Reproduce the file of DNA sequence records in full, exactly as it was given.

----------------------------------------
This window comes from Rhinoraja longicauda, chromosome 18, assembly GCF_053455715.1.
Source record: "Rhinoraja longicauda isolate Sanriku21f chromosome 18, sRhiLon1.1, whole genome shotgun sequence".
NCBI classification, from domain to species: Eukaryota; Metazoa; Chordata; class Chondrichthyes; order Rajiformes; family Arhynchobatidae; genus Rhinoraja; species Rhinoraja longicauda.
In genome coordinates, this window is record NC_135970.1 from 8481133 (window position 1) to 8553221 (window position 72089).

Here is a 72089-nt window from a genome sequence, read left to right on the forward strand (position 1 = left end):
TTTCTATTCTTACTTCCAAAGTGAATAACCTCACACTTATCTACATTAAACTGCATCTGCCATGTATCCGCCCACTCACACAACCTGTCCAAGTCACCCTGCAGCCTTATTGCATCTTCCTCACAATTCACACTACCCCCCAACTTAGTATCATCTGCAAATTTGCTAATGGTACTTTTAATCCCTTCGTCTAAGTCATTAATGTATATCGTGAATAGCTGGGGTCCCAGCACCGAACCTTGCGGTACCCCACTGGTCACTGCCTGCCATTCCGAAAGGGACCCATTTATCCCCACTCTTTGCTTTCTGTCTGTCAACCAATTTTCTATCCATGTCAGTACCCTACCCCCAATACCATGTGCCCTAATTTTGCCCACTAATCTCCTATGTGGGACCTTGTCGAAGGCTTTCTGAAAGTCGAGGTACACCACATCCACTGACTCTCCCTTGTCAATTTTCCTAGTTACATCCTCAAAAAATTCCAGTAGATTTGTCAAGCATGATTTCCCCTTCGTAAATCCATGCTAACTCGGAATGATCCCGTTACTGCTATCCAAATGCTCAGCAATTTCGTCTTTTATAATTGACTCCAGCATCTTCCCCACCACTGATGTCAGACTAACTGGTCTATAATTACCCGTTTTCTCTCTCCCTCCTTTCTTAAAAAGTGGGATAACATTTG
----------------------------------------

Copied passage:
This window comes from Rhinoraja longicauda, chromosome 18, assembly GCF_053455715.1.
Source record: "Rhinoraja longicauda isolate Sanriku21f chromosome 18, sRhiLon1.1, whole genome shotgun sequence".
NCBI classification, from domain to species: Eukaryota; Metazoa; Chordata; class Chondrichthyes; order Rajiformes; family Arhynchobatidae; genus Rhinoraja; species Rhinoraja longicauda.
In genome coordinates, this window is record NC_135970.1 from 8481133 (window position 1) to 8553221 (window position 72089).

Here is a 72089-nt window from a genome sequence, read left to right on the forward strand (position 1 = left end):
TTTCTATTCTTACTTCCAAAGTGAATAACCTCACACTTATCTACATTAAACTGCATCTGCCATGTATCCGCCCACTCACACAACCTGTCCAAGTCACCCTGCAGCCTTATTGCATCTTCCTCACAATTCACACTACCCCCCAACTTAGTATCATCTGCAAATTTGCTAATGGTACTTTTAATCCCTTCGTCTAAGTCATTAATGTATATCGTGAATAGCTGGGGTCCCAGCACCGAACCTTGCGGTACCCCACTGGTCACTGCCTGCCATTCCGAAAGGGACCCATTTATCCCCACTCTTTGCTTTCTGTCTGTCAACCAATTTTCTATCCATGTCAGTACCCTACCCCCAATACCATGTGCCCTAATTTTGCCCACTAATCTCCTATGTGGGACCTTGTCGAAGGCTTTCTGAAAGTCGAGGTACACCACATCCACTGACTCTCCCTTGTCAATTTTCCTAGTTACATCCTCAAAAAATTCCAGTAGATTTGTCAAGCATGATTTCCCCTTCGTAAATCCATGCTAACTCGGAATGATCCCGTTACTGCTATCCAAATGCTCAGCAATTTCGTCTTTTATAATTGACTCCAGCATCTTCCCCACCACTGATGTCAGACTAACTGGTCTATAATTACCCGTTTTCTCTCTCCCTCCTTTCTTAAAAAGTGGGATAACATTTG